A partnership giving animals a second chance
Posted by Crystalynn Kneen, Friday, November 4, 2011
Post and photos by Petty Officer 3rd Class David Marin.
The stranding team contacted Coast Guard Sector Hampton Roads watchstanders for assistance getting to the turtle named 25, aka Big Boy, who was found entangled in a crab pot line off the coast of Cape Charles, May 22.
“We usually work with the Coast Guard in the case of emergencies, especially when we get a report of a live animal that is entangled, and the Coast Guard can get out there quicker than we can,” said Christina Trapani, a stranding information specialist with the team.
The Coast Guard assists stranding teams across the country as part of a strategic plan called Ocean Steward. The plan was made to provide the country’s marine protected species the protection necessary to help their populations recover to healthy, sustainable levels.
“One of the ways that we can help marine protected species is to strengthen our relationship with the stranding teams throughout the country,” said Lt. Cmdr. Kevin Saunders, a living marine resources officer with the Coast Guard’s 5th District. “A lot of training that the Coast Guard does with stranding teams is actually on the job. We’ll typically get called up for assistance then we’ll coordinate with them.”
In order to reach a deeper understanding and to perform better responses, members from local stranding teams visit with Coast Guard members hold lectures and bring along tools common to protected species related missions, for demonstrations.
Three stranding team members visited Coast Guard Station Portsmouth, Va., Oct. 20, to train 60 members.
“A lot of today’s training was about policy and covering what the stranding team does, such as observations and initial response,” said Trapani. “I also covered some of what has happened in the past. Not just with us, but with other organizations that help entangled animals.”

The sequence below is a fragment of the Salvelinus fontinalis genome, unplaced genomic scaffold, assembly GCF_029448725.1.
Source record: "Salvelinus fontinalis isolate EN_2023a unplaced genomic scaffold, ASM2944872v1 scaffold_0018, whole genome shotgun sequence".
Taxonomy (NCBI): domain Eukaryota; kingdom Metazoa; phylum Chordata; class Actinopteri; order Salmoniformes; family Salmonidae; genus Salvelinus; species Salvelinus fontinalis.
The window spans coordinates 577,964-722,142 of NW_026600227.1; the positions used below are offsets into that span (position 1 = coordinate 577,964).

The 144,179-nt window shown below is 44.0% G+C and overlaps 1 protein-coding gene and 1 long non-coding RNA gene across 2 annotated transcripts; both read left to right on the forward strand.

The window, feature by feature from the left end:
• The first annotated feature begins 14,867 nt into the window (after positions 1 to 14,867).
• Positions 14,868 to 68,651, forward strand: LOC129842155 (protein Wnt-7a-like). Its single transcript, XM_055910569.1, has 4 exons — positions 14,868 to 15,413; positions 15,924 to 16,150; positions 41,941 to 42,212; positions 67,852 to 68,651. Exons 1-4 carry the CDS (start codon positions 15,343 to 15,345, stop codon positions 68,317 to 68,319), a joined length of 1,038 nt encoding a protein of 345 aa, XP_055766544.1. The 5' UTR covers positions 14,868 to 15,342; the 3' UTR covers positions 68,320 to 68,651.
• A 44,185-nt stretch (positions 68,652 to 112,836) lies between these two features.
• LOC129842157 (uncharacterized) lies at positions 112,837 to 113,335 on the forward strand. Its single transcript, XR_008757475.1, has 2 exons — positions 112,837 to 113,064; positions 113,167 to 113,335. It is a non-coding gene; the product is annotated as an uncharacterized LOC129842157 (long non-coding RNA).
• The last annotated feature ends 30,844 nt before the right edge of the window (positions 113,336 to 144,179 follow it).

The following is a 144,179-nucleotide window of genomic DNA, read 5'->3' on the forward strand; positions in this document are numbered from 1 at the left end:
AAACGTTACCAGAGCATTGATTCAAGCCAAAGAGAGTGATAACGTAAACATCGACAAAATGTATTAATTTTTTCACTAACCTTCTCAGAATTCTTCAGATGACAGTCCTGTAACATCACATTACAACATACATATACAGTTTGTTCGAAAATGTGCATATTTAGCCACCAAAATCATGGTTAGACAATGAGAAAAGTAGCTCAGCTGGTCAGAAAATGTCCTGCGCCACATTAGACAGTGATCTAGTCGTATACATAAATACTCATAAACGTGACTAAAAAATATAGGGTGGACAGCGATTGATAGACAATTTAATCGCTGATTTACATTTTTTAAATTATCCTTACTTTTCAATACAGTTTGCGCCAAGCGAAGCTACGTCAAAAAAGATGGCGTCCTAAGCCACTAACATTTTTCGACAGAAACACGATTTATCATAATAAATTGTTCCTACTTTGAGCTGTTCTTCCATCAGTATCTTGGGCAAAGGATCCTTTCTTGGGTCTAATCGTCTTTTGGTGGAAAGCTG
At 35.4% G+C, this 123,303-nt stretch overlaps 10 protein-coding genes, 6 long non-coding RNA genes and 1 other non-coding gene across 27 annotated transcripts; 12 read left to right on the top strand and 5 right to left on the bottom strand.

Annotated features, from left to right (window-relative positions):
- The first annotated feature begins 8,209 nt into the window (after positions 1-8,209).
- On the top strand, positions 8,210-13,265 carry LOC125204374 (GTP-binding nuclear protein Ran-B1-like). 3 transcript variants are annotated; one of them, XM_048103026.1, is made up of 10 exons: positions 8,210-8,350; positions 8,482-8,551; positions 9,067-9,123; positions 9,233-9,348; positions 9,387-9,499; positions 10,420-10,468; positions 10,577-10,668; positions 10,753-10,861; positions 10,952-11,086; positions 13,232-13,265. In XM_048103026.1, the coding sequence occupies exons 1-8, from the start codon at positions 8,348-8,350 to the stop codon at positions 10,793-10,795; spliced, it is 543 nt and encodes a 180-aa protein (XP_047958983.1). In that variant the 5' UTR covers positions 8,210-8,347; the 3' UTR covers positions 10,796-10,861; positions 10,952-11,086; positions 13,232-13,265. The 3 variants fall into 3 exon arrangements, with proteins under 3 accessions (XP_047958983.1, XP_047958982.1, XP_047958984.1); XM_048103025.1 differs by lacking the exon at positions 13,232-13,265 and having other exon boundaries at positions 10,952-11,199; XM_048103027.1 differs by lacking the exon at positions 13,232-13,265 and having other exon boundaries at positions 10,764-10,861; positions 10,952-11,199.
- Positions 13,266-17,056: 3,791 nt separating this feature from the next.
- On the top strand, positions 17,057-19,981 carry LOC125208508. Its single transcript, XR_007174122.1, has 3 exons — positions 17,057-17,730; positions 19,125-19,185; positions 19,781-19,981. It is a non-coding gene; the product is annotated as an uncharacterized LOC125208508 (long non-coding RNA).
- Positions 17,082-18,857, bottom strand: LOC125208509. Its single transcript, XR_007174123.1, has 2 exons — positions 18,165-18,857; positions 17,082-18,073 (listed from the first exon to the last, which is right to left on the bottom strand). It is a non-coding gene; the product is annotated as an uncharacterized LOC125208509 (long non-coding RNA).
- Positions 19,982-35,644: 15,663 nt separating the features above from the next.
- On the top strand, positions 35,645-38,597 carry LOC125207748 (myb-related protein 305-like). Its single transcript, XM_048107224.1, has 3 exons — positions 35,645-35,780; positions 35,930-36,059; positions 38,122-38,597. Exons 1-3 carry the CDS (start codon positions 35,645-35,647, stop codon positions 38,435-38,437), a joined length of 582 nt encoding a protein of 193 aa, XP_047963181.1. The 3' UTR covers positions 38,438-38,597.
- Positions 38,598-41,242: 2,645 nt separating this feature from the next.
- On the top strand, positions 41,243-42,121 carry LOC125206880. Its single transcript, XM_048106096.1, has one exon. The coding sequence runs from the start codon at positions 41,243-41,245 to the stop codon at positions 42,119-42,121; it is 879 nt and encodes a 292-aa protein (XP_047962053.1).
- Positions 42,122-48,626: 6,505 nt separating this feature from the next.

“In Virginia there are mainly three types of assistance that we do,” said Saunders. “We will at times get reports of animals getting lost, entangled in some fishing gear or struck by a boat. We’ll go out and try to recover the animal, bring it to the stranding team and allow them the opportunity to rehabilitate it. Other times, we’ll bring the stranding team to the animal and all back to shore, as was the case with Big Boy.”
Veterinarians at the aquarium’s Marine Animal Care Center examined Big Boy and had to amputate his left front flipper because of his injuries. After nearly five months of rehabilitation and adapting to swimming without his flipper, veterinarians decided Big Boy was ready to return to his natural habitat.
“This was a success story,” said Saunders. “Unfortunately, there are times when we come across deceased animals.”
When that is the case, the stranding team’s training covers the benefits to responding to a report of a deceased animal.
“I gave the disentanglement part of the lecture,” said Susan Barco, a research coordinator for the Virginia Aquarium and Marine Science Center. “I also helped with the hands-on necropsy end of things – discussing how we take apart animals when they wash ashore, and we try to find out what killed them, how they lived, whether they had parasites, injuries or diseases.”
“These are still important to the overall mission of the Coast Guard in supporting the stranding team because the deceased animals tell a story of about how they died,” said Saunders. “A lot of times that story ends up resulting in federal regulations that will protect the species in the future.”
Whether it’s responding to a report of a deceased animal or one in distress, the training and response done in partnership between the Coast Guard and stranding teams is essential to the protection of living marine resources.
“The Coast Guard is the ideal port partner to participate in any search and rescue activity, whether it’s an animal or a human that we are trying to rescue, we train on this, and we have really refined the way we do it over the years,” said Saunders. “In the sector command centers they have the ability to use technology and lay out search patterns that are really well defined. We know the capabilities of our people and our platforms, so we know how to best use these tools to help guide where we look in order to find these species when we get reports that they’re in distress.”
“We are happy to help the Coast Guard any time because the Coast Guard helps us. It’s a great relationship, and we’re happy to help,” said Barco.
“The goal for all this is to ensure that the species that we see today are able to survive for future generations,” said Saunders. “So that our kids can appreciate them the way we do now.”